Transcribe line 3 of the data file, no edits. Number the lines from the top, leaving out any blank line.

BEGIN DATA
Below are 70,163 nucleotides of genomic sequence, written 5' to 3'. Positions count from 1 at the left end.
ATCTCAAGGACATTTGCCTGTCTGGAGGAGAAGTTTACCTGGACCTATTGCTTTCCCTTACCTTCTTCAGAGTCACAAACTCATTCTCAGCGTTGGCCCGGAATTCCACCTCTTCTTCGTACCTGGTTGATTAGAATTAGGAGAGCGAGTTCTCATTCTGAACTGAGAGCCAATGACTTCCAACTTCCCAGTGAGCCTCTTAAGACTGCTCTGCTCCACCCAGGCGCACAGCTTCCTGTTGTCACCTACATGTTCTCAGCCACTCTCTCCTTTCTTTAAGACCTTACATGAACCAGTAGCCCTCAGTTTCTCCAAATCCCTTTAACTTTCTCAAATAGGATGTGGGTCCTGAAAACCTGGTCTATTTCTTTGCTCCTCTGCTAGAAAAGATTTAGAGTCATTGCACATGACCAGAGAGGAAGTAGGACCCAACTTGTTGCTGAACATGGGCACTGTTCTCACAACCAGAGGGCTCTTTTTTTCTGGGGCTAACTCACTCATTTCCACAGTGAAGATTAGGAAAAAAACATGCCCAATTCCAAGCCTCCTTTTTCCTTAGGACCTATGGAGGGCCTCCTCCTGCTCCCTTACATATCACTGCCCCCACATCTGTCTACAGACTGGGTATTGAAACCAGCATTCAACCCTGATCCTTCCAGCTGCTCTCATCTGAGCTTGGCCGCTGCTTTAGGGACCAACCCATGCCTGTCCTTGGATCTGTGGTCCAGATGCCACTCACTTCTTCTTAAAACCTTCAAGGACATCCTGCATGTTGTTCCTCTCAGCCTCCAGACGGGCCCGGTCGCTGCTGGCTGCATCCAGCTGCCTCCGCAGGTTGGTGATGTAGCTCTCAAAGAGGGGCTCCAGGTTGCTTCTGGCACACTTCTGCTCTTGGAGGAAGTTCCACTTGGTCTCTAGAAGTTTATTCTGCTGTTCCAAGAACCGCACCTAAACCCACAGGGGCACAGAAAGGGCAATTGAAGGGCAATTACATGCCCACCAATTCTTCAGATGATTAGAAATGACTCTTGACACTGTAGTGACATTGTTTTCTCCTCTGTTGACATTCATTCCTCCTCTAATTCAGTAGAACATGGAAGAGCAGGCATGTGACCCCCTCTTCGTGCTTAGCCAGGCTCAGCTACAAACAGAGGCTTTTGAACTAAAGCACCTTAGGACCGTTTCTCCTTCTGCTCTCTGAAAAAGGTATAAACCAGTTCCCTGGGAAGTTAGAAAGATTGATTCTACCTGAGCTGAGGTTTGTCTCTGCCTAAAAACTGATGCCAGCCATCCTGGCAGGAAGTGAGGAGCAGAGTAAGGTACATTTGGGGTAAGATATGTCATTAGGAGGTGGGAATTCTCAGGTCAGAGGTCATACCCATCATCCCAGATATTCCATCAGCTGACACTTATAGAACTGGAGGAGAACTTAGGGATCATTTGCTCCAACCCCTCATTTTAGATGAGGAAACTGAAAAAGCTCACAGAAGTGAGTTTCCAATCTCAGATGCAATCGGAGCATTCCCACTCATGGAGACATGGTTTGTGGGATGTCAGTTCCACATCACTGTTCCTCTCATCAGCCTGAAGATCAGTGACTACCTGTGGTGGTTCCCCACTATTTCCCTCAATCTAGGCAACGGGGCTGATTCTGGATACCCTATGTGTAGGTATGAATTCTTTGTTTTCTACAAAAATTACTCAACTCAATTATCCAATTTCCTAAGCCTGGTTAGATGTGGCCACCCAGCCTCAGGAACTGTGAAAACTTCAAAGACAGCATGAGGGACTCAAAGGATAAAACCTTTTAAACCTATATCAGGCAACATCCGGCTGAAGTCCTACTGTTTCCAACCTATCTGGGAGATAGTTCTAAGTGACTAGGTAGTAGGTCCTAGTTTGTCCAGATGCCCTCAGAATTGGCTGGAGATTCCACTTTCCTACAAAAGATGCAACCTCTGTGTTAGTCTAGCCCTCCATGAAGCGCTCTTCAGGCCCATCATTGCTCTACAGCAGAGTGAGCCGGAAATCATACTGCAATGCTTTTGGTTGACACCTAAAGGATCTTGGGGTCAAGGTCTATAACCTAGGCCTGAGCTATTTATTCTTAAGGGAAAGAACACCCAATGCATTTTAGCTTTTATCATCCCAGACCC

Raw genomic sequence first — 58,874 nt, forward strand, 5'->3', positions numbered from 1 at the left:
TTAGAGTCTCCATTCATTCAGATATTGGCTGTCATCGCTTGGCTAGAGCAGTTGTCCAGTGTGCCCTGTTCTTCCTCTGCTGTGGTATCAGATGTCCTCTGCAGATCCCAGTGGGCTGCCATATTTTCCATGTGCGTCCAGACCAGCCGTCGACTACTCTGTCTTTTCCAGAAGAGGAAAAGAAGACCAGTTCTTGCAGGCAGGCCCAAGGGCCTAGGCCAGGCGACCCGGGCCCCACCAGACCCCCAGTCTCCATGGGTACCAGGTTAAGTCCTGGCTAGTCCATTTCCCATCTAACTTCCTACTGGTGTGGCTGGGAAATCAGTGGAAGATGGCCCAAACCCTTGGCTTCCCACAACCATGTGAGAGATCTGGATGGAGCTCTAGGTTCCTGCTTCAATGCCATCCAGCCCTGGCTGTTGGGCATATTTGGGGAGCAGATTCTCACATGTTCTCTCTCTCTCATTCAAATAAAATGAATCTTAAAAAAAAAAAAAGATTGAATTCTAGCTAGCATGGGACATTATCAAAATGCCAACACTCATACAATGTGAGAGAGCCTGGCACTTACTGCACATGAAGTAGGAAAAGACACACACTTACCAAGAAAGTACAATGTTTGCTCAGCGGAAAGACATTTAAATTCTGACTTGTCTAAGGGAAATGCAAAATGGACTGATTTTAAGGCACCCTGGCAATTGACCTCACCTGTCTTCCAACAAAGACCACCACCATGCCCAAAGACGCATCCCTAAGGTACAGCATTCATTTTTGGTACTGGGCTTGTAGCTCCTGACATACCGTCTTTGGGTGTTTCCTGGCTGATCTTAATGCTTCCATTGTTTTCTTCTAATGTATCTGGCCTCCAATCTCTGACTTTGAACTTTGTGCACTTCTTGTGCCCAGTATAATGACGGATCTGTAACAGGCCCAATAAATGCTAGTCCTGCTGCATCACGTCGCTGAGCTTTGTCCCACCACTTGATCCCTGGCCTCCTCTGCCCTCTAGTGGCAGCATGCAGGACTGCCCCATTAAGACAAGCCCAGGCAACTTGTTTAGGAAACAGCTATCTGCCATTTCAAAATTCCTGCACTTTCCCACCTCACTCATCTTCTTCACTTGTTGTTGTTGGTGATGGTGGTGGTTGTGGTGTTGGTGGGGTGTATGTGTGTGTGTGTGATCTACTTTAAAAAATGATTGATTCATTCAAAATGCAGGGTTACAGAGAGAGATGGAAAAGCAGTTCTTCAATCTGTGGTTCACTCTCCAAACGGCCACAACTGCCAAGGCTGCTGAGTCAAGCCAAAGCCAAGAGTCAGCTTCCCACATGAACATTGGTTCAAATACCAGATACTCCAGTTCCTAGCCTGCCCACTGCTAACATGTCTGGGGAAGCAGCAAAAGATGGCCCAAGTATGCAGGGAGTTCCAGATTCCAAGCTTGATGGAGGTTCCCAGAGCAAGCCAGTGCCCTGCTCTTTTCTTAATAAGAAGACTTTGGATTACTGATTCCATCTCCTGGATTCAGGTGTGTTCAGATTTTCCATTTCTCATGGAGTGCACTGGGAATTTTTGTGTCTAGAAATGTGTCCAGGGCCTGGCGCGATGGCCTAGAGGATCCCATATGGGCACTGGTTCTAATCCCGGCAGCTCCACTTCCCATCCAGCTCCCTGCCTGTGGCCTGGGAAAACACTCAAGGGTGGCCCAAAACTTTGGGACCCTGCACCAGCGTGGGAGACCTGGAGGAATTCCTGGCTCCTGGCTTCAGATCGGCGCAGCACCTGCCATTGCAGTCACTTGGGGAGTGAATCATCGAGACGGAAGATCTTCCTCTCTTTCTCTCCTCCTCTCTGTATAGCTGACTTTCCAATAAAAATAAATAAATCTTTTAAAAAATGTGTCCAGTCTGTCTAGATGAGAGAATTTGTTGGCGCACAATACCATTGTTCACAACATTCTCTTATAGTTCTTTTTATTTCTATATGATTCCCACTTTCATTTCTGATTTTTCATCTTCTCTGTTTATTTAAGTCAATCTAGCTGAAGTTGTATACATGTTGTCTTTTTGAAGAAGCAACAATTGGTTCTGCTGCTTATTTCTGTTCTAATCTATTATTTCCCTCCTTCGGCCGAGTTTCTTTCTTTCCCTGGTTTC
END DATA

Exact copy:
Raw genomic sequence first — 58,874 nt, forward strand, 5'->3', positions numbered from 1 at the left: